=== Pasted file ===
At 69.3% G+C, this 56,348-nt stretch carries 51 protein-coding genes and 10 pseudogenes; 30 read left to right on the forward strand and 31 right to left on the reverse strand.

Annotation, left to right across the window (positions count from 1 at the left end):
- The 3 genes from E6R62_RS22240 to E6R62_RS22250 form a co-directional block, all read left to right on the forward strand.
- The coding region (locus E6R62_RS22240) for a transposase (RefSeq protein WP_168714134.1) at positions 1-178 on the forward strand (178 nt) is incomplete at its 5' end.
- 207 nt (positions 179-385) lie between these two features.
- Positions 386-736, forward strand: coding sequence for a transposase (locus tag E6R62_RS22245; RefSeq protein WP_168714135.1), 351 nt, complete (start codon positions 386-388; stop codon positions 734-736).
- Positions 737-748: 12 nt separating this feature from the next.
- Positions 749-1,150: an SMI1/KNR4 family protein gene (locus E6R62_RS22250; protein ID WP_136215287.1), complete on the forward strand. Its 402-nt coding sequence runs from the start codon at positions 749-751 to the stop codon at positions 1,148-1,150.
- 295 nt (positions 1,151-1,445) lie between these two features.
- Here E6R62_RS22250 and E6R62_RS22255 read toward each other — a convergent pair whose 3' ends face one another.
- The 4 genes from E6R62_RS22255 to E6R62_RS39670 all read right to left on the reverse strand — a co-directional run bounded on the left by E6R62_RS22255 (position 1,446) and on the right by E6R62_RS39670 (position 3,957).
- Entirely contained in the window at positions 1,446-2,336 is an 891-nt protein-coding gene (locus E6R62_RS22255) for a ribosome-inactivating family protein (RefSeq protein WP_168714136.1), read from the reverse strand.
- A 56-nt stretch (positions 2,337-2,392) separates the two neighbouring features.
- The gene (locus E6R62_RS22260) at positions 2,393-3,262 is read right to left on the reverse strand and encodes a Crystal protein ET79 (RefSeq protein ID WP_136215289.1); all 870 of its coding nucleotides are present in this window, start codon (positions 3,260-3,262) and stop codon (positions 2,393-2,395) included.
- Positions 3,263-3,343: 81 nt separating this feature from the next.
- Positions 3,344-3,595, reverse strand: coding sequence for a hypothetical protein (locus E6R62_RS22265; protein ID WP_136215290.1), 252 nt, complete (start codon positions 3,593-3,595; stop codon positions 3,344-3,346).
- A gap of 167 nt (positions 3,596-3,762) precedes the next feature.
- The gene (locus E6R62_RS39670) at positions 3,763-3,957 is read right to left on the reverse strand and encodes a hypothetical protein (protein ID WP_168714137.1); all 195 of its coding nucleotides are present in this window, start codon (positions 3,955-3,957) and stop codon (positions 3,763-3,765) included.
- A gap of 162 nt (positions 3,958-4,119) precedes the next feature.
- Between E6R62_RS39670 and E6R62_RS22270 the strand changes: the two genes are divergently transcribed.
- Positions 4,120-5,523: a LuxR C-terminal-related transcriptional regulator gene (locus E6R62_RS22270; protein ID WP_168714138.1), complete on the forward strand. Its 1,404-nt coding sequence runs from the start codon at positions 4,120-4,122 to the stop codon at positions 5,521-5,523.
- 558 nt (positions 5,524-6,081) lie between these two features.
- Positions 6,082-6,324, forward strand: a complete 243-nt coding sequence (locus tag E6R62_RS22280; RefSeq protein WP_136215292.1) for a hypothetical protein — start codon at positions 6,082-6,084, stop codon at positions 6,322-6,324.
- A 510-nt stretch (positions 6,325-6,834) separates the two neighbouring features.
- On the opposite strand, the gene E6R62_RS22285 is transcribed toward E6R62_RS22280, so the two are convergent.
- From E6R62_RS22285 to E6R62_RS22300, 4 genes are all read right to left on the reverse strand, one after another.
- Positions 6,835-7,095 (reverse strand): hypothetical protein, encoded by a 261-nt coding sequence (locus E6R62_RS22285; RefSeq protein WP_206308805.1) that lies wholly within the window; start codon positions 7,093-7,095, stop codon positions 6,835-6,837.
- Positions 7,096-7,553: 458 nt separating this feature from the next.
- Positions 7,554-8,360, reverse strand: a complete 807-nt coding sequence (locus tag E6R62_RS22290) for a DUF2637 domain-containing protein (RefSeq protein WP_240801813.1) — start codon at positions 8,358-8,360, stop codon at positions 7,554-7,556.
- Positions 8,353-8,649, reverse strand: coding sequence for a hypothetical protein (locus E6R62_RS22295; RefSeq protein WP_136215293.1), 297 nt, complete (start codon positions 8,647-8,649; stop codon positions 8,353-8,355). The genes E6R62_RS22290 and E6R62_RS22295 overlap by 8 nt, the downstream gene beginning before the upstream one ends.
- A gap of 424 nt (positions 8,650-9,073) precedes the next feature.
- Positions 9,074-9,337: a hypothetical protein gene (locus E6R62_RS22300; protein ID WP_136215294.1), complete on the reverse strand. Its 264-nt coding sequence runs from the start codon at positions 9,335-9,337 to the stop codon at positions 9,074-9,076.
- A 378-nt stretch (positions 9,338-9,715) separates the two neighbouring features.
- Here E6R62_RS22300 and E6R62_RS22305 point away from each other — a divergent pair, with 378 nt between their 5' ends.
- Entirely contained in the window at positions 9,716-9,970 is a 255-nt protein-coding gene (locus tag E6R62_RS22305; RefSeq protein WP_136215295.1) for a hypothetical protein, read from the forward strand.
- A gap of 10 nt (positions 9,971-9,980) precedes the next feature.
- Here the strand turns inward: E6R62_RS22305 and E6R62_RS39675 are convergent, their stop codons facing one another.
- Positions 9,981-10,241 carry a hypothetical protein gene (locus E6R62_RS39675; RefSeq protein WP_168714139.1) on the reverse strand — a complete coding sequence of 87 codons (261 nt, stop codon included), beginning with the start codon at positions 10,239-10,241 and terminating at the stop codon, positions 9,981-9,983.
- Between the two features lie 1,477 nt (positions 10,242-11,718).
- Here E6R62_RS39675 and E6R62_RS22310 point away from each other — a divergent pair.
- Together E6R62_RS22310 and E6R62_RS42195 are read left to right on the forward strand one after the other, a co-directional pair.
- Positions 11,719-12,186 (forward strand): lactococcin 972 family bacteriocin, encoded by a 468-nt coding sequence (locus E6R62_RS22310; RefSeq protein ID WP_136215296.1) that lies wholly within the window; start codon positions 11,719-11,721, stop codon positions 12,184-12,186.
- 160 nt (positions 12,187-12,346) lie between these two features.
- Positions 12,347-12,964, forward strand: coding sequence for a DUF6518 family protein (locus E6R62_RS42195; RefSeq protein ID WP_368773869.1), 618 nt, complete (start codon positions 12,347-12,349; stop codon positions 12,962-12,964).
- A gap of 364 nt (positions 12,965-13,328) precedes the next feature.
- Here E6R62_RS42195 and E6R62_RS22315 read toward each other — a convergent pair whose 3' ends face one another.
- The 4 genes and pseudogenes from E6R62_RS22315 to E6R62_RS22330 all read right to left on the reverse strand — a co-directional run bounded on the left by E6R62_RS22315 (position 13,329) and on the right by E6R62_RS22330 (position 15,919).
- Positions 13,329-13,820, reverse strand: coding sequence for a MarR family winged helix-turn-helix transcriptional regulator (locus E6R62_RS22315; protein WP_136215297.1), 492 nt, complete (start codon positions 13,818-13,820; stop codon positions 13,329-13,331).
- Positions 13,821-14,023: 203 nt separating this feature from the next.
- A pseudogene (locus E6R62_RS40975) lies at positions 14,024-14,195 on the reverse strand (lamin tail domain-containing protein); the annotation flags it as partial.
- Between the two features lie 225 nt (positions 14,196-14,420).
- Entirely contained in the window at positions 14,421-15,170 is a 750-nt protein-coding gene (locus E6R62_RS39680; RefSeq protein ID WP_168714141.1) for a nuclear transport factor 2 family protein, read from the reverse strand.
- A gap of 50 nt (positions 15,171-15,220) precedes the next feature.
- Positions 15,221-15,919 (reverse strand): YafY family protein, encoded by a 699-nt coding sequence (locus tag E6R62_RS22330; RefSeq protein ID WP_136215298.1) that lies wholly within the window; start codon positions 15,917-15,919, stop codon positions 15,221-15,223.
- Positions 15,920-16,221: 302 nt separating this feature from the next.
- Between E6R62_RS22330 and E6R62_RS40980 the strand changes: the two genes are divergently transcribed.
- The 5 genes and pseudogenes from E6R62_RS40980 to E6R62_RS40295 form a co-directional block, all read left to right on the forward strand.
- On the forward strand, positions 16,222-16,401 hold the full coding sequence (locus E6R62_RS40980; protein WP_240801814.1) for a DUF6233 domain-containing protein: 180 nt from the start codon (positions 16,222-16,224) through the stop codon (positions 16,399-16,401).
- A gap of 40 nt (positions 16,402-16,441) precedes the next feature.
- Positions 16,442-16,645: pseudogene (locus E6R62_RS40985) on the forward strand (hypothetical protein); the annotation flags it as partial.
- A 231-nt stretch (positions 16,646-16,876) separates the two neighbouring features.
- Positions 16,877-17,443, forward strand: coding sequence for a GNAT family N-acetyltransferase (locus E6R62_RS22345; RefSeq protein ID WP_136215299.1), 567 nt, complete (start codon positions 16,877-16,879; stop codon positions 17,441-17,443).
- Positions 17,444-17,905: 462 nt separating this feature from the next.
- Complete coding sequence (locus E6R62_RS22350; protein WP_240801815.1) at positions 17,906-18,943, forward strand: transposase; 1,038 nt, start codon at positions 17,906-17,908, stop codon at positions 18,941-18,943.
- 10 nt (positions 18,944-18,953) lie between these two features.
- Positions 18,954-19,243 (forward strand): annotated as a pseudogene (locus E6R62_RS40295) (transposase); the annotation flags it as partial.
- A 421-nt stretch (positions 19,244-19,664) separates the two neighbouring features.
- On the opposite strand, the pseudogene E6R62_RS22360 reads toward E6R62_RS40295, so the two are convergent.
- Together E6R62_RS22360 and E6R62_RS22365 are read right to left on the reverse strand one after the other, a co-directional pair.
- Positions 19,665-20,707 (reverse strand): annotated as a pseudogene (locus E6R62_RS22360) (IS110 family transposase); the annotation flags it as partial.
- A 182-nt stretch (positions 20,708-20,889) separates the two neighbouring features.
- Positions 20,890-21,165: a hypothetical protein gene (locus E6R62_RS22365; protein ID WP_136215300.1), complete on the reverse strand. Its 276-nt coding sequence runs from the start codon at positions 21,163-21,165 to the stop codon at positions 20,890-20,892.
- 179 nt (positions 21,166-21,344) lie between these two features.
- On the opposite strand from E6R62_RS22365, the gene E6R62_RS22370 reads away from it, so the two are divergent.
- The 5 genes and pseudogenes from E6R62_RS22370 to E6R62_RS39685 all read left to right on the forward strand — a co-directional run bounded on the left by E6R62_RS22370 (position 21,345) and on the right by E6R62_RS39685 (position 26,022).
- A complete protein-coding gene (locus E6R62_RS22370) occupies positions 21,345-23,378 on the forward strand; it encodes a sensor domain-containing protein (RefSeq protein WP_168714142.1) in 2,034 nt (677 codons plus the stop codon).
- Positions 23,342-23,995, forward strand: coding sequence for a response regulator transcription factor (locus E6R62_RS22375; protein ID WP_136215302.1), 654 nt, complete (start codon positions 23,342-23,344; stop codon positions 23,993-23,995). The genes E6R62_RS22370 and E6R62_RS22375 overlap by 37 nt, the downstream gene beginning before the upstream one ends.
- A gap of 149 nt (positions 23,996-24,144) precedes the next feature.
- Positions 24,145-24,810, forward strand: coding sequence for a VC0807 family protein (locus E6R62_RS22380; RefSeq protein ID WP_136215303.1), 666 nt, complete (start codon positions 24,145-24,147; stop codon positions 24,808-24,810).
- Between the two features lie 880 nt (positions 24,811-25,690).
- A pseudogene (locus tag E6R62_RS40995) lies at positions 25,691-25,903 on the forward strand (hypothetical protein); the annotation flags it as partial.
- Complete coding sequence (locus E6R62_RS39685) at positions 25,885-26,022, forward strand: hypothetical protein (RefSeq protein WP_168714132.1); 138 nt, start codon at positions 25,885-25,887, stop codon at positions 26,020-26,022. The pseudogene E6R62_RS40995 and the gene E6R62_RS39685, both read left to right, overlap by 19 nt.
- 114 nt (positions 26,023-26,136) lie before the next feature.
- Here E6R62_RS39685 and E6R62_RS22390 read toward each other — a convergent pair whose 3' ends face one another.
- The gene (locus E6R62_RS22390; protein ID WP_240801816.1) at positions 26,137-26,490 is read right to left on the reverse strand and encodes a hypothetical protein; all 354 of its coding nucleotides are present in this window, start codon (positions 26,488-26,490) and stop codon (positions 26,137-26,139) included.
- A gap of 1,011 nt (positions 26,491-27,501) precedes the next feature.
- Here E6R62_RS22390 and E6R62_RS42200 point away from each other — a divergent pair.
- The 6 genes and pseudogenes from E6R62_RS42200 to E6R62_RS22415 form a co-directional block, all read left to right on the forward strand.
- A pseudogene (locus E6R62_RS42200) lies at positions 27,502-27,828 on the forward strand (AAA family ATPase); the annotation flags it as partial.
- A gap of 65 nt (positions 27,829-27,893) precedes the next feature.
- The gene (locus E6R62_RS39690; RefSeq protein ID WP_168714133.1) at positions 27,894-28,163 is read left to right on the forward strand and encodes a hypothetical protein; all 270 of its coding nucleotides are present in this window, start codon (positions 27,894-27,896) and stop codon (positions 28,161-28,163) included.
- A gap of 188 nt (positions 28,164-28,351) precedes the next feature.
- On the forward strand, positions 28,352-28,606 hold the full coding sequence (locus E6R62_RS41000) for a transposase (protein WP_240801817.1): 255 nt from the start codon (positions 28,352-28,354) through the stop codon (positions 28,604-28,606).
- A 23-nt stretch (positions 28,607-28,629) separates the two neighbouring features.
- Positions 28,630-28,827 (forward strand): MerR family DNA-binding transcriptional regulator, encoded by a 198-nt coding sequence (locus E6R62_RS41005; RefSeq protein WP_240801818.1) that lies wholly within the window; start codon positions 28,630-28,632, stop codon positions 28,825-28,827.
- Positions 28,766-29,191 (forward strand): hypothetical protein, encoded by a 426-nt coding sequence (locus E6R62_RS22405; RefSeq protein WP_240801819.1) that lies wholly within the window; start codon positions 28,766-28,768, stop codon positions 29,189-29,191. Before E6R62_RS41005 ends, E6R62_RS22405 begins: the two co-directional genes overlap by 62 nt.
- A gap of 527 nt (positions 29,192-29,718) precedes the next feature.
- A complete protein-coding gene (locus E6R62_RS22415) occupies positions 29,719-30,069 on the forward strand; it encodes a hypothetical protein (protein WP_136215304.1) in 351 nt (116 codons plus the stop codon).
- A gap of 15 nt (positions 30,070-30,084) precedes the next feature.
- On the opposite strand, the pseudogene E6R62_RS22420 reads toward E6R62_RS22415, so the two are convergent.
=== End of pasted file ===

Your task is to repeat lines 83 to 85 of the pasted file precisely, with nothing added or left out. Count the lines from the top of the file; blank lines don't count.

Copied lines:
- 114 nt (positions 26,023-26,136) lie before the next feature.
- Here E6R62_RS39685 and E6R62_RS22390 read toward each other — a convergent pair whose 3' ends face one another.
- The gene (locus E6R62_RS22390; protein ID WP_240801816.1) at positions 26,137-26,490 is read right to left on the reverse strand and encodes a hypothetical protein; all 354 of its coding nucleotides are present in this window, start codon (positions 26,488-26,490) and stop codon (positions 26,137-26,139) included.